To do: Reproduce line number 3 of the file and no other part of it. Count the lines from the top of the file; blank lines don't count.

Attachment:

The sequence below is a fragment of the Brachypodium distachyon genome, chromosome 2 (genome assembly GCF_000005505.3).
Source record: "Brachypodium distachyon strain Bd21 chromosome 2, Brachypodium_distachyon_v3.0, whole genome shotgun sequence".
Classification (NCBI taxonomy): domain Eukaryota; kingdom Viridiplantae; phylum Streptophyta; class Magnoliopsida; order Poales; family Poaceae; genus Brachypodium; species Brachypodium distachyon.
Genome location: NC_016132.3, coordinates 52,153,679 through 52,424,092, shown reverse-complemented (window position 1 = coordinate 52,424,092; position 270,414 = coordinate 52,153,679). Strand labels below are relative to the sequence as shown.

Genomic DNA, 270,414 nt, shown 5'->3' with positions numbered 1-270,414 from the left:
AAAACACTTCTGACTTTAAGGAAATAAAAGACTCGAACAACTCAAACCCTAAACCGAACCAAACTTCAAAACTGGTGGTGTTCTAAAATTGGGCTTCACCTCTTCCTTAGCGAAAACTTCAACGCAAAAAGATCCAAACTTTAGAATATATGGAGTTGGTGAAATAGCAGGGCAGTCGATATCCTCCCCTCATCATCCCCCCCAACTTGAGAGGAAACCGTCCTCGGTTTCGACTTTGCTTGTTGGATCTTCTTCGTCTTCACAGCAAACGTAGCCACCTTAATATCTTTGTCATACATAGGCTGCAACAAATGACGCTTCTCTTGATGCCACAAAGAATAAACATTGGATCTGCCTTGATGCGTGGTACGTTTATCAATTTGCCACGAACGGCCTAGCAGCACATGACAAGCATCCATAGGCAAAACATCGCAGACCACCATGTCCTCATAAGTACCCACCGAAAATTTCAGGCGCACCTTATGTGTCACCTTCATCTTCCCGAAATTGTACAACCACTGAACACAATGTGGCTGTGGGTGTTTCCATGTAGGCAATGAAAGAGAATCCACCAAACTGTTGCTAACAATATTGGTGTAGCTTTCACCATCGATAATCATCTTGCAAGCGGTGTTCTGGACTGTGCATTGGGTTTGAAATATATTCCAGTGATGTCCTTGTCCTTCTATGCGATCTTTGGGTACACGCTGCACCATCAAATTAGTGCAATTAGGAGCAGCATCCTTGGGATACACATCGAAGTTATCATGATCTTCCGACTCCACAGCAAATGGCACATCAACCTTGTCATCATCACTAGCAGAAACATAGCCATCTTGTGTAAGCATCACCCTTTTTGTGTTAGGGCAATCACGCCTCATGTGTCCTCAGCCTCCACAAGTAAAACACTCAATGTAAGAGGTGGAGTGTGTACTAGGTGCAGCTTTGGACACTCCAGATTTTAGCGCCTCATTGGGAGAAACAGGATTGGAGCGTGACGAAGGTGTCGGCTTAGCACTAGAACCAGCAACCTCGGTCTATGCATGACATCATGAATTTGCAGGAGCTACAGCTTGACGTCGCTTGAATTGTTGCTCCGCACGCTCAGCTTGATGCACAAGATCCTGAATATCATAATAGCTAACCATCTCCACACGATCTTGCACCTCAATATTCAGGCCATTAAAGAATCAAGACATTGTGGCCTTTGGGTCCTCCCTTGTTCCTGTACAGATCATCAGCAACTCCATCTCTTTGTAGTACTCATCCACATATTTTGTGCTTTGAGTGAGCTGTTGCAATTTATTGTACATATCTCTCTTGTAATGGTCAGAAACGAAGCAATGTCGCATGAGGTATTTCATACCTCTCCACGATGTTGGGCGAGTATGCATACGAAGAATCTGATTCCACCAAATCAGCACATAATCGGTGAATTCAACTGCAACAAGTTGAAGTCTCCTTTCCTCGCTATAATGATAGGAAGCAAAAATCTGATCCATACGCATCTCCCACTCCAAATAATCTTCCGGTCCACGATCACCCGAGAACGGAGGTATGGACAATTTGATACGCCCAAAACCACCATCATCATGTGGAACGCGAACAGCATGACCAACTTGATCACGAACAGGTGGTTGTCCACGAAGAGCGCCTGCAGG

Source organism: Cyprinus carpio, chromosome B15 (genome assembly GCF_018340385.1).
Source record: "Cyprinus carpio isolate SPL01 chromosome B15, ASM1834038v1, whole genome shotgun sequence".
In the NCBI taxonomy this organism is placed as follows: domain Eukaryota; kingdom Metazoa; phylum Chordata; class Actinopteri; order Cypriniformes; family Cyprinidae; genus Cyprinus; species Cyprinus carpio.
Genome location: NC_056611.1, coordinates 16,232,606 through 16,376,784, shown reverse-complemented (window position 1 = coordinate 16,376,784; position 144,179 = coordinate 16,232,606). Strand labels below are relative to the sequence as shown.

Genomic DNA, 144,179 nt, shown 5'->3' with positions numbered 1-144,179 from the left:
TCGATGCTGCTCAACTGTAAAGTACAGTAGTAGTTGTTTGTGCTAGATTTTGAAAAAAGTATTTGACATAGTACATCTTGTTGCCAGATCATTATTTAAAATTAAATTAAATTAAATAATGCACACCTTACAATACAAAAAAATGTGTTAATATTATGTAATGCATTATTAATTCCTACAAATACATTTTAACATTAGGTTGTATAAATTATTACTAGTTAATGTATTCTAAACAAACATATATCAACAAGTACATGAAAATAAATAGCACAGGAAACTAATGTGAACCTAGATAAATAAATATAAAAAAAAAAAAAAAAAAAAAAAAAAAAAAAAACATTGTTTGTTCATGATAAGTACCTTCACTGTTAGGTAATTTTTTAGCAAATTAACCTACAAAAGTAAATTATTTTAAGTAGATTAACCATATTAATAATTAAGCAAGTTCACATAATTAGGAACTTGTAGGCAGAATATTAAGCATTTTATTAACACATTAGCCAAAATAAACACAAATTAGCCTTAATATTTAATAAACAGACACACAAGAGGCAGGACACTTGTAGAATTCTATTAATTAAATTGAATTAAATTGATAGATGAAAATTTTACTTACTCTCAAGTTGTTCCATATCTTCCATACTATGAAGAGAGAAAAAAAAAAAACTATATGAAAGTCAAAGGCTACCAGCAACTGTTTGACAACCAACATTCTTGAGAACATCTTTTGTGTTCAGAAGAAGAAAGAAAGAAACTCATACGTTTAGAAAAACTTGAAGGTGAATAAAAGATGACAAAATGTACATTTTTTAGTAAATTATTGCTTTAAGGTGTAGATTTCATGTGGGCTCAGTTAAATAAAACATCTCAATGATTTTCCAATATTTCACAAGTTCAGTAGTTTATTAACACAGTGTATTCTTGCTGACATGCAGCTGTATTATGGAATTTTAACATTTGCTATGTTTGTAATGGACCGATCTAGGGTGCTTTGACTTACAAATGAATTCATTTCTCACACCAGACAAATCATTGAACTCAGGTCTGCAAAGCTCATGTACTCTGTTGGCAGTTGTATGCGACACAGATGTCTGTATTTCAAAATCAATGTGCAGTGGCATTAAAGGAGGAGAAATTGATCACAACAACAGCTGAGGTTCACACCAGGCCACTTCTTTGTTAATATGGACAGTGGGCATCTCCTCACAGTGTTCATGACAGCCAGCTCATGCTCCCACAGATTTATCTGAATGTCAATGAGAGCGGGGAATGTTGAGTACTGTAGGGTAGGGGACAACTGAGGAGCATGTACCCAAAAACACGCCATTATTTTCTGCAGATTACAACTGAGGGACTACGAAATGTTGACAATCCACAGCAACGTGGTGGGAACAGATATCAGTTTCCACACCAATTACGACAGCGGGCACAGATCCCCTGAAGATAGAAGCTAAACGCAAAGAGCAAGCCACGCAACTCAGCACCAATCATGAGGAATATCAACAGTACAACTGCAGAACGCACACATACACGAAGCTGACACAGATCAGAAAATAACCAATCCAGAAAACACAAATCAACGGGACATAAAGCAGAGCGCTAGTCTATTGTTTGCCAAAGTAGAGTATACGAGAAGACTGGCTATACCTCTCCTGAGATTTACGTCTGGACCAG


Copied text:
Classification (NCBI taxonomy): domain Eukaryota; kingdom Viridiplantae; phylum Streptophyta; class Magnoliopsida; order Poales; family Poaceae; genus Brachypodium; species Brachypodium distachyon.